After WWII, a score of Italian wine estates understood that imagery on their bottle labels could give the consumers, among others, the impression of quality so they started to illustrate their wine labels with artworks by famous Italian painters, often natives of their region. Art creates powerful images capable of delivering messages. Gradually, labels became permanent messages outside the wine bottles, not only a way to relay information about the wine, but a form of art themselves. The perceptions of culture, quality, class and exclusivity that art spilled into the labels undeniably enhanced and complemented wine’s appeal and recognition.
In the 1950’s La-Vis winery in Trentino Alto Adige started to use Giovanni Segantini's paintings for its white wines Ritratti line. Other wineries turned to international painters, such as the Podere Morini di San Biagio Faenza in Emilia Romagna which in 1972 requested the Chilean artist Pablo Echaurren to create a label for its Sangiovese. In Sicily, Cantine Sociali Menfi in Agrigento reproduced Renato Guttuso’s drawings on some of its labels: the bottles of its 1986 Libecchio Bianco e Rosso di Sicilia released in limited editions have become since collectors' items, sanctioning once more the close relationship between wine, art and connoisseurs.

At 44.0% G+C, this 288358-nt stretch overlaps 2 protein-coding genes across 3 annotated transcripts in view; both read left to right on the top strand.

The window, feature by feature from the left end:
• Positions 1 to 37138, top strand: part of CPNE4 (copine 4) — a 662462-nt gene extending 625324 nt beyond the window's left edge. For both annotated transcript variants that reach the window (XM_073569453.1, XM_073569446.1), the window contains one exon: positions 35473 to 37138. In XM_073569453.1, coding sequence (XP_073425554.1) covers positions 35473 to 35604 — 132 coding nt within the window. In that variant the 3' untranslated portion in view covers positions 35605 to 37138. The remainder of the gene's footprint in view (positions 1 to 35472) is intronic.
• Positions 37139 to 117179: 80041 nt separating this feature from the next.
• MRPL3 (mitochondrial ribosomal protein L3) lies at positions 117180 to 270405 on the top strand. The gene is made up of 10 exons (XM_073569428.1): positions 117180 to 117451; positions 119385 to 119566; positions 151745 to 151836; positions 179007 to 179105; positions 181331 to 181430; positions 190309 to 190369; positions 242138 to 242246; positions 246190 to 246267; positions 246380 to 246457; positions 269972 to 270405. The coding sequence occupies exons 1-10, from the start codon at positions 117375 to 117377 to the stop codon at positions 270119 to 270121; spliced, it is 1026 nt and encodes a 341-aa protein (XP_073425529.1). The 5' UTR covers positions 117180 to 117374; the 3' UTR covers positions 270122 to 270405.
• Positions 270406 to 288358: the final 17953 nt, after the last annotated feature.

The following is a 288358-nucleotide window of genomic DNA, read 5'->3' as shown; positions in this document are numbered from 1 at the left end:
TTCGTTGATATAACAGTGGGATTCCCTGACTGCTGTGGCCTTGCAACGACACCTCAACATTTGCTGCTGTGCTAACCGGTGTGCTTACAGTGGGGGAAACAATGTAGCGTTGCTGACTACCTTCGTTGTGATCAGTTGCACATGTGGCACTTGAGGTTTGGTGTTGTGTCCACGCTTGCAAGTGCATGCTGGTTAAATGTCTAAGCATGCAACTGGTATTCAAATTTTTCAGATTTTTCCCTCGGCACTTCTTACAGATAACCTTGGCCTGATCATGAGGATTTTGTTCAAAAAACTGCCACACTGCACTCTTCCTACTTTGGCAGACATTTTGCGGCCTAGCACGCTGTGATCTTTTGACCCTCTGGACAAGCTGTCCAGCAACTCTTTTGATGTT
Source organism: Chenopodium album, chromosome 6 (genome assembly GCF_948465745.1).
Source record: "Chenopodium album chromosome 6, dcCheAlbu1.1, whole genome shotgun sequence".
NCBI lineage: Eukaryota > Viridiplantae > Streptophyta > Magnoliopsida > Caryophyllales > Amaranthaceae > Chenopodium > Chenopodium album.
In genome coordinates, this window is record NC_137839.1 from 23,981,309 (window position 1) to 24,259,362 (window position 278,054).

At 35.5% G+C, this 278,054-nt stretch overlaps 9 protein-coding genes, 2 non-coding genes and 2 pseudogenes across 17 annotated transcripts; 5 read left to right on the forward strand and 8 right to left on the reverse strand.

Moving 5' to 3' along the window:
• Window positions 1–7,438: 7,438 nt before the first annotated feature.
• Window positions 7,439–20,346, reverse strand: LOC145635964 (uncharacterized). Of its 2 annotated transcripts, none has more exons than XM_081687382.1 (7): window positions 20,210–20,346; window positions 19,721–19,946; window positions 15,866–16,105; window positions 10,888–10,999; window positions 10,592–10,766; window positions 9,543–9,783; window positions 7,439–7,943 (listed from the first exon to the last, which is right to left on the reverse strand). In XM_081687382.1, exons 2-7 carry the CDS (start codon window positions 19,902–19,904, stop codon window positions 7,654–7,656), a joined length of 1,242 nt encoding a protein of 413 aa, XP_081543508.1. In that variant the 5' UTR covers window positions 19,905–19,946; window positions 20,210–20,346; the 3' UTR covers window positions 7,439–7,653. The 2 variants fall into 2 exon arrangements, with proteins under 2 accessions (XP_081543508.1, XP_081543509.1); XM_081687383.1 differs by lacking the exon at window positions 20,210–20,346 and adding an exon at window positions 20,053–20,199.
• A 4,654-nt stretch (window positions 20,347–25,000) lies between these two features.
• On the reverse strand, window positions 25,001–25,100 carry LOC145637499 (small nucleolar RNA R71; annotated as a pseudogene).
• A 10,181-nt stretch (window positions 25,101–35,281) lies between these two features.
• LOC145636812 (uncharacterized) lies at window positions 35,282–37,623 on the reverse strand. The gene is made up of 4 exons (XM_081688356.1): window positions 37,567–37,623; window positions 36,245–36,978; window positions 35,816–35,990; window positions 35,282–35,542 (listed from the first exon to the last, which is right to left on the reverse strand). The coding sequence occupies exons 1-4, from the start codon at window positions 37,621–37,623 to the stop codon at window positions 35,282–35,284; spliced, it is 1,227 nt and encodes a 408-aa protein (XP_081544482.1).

There were also artists who become wine makers themselves incorporating their works in their bottle labels. This is the case of Sandro Chia, an internationally renowned Italian sculptor and painter and one of the major exponents of the Italian Neo-Espressionist Transavanguardia who, in 1984, bought the cellars of the Romitorio Castle, north-east of Montalcino, Tuscany. His sketches and paintings are since represented on his bottle labels like the oil on canvas chosen for his Brunello di Montalcino Riserva 1981, today a rare collector's item.
Likewise, Carlo Hauner, a Brescian artist and designer of Bohemian origin, fell in love in 1963 with the Aeolian Islands north of Sicily, bought a vineyard in Salina and became a wine producer. The colors of the sea, the Mediterranean islands, the Sicilian women and Aeolian architectural elements were the subjects he chose in order to characterize the labels of his sweet Passito Malvasia Riserva delle Lipari.
Although a lot of Italian wineries have commissioned original art for their label designs, only a few had projects with different artists on regular basis.